Searching over 5,500,000 cases.

Buy This Entire Record For $7.95

Download the entire decision to receive the complete text, official citation,
docket number, dissents and concurrences, and footnotes for this case.

Learn more about what you receive with purchase of this case.

J.m. Jones Co. v. Dept. of Revenue





APPEAL from the Circuit Court of Champaign County; the Hon. ROBERT J. STEIGMANN, Judge, presiding.


A game of chance.

But — more particularly — was the supermarket gimmick used here taxable under the provisions of the Retailers' Occupation Tax Act?

The trial court said it was.

We agree.

The J.M. Jones Company sought to recover certain taxes paid but the Department of Revenue denied Jones' claim for credit. A complaint for administrative review was filed by Jones in the circuit court and the Department's ruling was affirmed. Hence, this appeal.

Jones operates a wholesale grocery enterprise which services stores in central Illinois, Iowa, and western Indiana. In addition to its normal wholesale operation, Jones sold a supermarket bingo-type game — called Gamerama — to its customers. This appeal challenges the application of the Retailers' Occupation Tax Act (Ill. Rev. Stat. 1977, ch. 120, pars. 440-453) to the sale of these games.

Although the facts are not in dispute, a somewhat detailed narrative of them is necessary to appreciate Jones' argument.

Two separate games are involved in this case but they were both played and administered in identical fashion. Jones purchased the games from Dansico Associates of Southfield, Michigan, at a price of $45.75 per case of tickets. All applicable Retailers' Occupation taxes were paid by Jones on this transaction with Dansico. Jones then distributed the tickets and game cards to the participating supermarkets and billed an amount of $115 for each case of tickets. This amount was based upon the statistical projections supplied to Jones by Dansico as the amount necessary to cover the cost of the tickets, to establish a cash prize account, and to pay for advertising which publicized the games during the period of their operation. Thus, $69.25 per case (the difference between $115 and $45.75) was allocated to the establishment of a cash prize account and for advertising costs.

Customers of the supermarkets obtained a game card at the checkout counter. Each card was available free of charge to the customer and had the rules of the game printed on it. On each subsequent shopping junket the customer received a ticket packet which contained four cardboard playing pieces. The playing pieces were then used to attempt to complete a row on the game card which would result in a winning card and a cash prize. The prizes ranged from $1 to $1,000.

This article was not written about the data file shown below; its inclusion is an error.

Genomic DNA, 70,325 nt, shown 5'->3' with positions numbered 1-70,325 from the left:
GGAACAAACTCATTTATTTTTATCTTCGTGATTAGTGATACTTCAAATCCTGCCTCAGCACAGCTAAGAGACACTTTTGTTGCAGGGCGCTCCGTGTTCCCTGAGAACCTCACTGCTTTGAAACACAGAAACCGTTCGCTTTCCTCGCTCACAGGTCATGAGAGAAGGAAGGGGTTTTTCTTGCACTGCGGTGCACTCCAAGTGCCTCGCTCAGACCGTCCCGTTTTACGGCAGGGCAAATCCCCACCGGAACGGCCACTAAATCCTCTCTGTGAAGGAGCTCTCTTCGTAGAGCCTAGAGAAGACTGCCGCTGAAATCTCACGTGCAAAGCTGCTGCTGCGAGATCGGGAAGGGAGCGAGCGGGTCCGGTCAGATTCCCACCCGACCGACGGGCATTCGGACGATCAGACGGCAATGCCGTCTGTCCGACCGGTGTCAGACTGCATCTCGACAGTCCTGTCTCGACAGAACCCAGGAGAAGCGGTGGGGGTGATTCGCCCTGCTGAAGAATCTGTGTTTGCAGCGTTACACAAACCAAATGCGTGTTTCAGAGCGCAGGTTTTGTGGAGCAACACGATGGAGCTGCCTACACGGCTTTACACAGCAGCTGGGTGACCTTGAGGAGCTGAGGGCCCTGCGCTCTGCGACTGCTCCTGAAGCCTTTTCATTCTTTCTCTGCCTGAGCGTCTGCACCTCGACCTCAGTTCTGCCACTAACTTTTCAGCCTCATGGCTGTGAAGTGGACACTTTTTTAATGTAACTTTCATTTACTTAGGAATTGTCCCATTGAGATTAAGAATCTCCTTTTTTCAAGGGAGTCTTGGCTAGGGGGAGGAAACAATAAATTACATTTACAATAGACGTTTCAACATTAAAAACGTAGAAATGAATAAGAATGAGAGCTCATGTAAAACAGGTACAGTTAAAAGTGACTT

To insure that sufficient funds were available to disburse to winning customers, Jones deposited the money received from the supermarkets above the actual cost of the tickets into a special cash prize account. A triumphant customer submitted the winning tickets and game card to the manager's office at the local supermarket. The local market would immediately pay prizes of $1, $2, and $5, but winning game cards for larger prizes were submitted to the offices of Jones for verification by use of a special black light. Upon determination of authenticity, Jones authorized the local store to disburse the prize. Jones filed all necessary forms with the Internal Revenue Service, and also collected prize agreements and receipt forms which had been signed by the customer.

Participating supermarkets sent the prize receipt forms to Jones for weekly tabulation. Once tabulated, Jones credited the local supermarket with the amount of prizes it had awarded. This amount was then used as a credit against the store's wholesale grocery bill from Jones in the following week. Basically, Jones debited the cash prize account and entered a corresponding credit to the local store's wholesale account. At the conclusion of each game, the amount remaining uncredited in the prize account — since all winning tickets were not redeemed — was refunded on a pro rata basis to the local supermarkets.

During the course of the Gamerama operation, Jones billed a total of $566,490 to the local stores for 4,926 cases of tickets. Of this total figure, $303,044.44 consisted of credit for cash prizes, $21,754.50 was used to purchase advertising, and $27,123.53 was refunded to the supermarkets on a pro rata basis.

The Department of Revenue amended Jones' 1976 sales tax return stating that the Retailers' Occupation Tax and the Municipal Retailers' Occupation Tax were owed on the entire amount billed the supermarket less the cash refunds actually made by Jones. (The Department originally relied on ...

Buy This Entire Record For $7.95

Download the entire decision to receive the complete text, official citation,
docket number, dissents and concurrences, and footnotes for this case.

Learn more about what you receive with purchase of this case.